Audrey Tatou and Romain Duris team up again for this surreal tale of emotional love. Sex and lust are replaced by the heartfelt tenderness of romantic devotion; better summed up by the title l’Ecume des Jours (Froth on a Daydream), Boris Vian’s cult novel, on which it was based. You will either totally buy into its poetic retro charm (which does rather overstay its welcome at over two hours), or find it tedious in the extreme.
A wealthy young man, Colin, (Romain Duris) falls head over heels for the delicately coy Chloé (Audrey Tatou). But after a mysterious floral growth in her lung requires her to be perpetually surrounded by fresh flowers in order to survive, Colin’s financial means comes under severe strain. An upbeat jazzy start sees Gondry’s stylistic fantasy slowly shift in tone from fluffy romcom to shades of mournful melodrama as sullen clouds darken the lovers’ world, turning their florid love-song into a faded and poignant elegy, strangled in bindweed.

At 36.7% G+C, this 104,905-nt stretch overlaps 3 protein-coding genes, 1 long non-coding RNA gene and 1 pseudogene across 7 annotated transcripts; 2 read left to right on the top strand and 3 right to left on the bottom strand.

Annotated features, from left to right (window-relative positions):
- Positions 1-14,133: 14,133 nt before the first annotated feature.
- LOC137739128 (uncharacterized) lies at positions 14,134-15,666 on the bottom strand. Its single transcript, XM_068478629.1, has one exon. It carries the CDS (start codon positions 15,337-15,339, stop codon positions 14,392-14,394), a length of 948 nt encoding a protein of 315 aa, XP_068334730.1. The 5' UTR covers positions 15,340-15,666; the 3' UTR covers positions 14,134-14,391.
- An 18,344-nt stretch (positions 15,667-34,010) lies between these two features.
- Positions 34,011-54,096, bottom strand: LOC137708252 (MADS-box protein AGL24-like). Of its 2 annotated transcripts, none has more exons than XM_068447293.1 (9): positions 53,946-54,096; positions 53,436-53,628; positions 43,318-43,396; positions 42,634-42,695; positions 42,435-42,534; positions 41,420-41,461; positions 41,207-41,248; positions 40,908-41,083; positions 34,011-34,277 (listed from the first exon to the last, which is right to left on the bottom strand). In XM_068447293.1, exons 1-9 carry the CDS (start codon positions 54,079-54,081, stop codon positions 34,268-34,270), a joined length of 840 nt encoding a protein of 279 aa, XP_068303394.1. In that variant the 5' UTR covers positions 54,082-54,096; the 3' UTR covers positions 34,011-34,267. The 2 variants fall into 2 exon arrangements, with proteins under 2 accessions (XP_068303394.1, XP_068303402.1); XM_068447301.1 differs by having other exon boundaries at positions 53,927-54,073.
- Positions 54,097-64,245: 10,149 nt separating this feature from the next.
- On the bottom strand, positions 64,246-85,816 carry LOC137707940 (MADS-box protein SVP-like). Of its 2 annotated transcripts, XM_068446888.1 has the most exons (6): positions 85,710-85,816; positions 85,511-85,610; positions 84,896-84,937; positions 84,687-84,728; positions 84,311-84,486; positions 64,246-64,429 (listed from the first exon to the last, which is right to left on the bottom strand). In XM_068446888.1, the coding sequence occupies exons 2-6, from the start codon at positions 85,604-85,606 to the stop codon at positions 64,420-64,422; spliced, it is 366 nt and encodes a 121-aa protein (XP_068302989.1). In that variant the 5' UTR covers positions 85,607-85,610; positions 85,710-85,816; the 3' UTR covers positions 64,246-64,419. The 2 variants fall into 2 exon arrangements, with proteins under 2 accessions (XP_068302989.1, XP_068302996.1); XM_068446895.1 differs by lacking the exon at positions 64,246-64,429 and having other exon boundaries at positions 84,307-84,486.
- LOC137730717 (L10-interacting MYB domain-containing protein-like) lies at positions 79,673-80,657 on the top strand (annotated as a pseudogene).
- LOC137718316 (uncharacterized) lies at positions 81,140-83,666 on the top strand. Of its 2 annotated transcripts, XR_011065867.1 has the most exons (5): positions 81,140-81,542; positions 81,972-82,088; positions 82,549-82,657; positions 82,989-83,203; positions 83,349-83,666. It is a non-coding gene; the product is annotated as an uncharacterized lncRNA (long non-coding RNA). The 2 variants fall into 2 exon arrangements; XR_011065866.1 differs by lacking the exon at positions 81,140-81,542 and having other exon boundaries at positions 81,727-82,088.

This is not the first screen adaptation of the novel, Charles Belmont made the film in 1968, featuring Vian’s wife Ursula as a nun. Go Riju also crafted a Japanese version in 2001. But Gondry’s film feels typically French with its light-hearted whimsical approach evoking the Parisian outings of the fifties and sixties. Technical effects are superbly inventive and Duris and Tatou are perfectly cast for the fun-filled slapstickery, and equally good when it all darkens to cutesy pouting and tear-welling tristesse. You may even shed crocodile tears… MT
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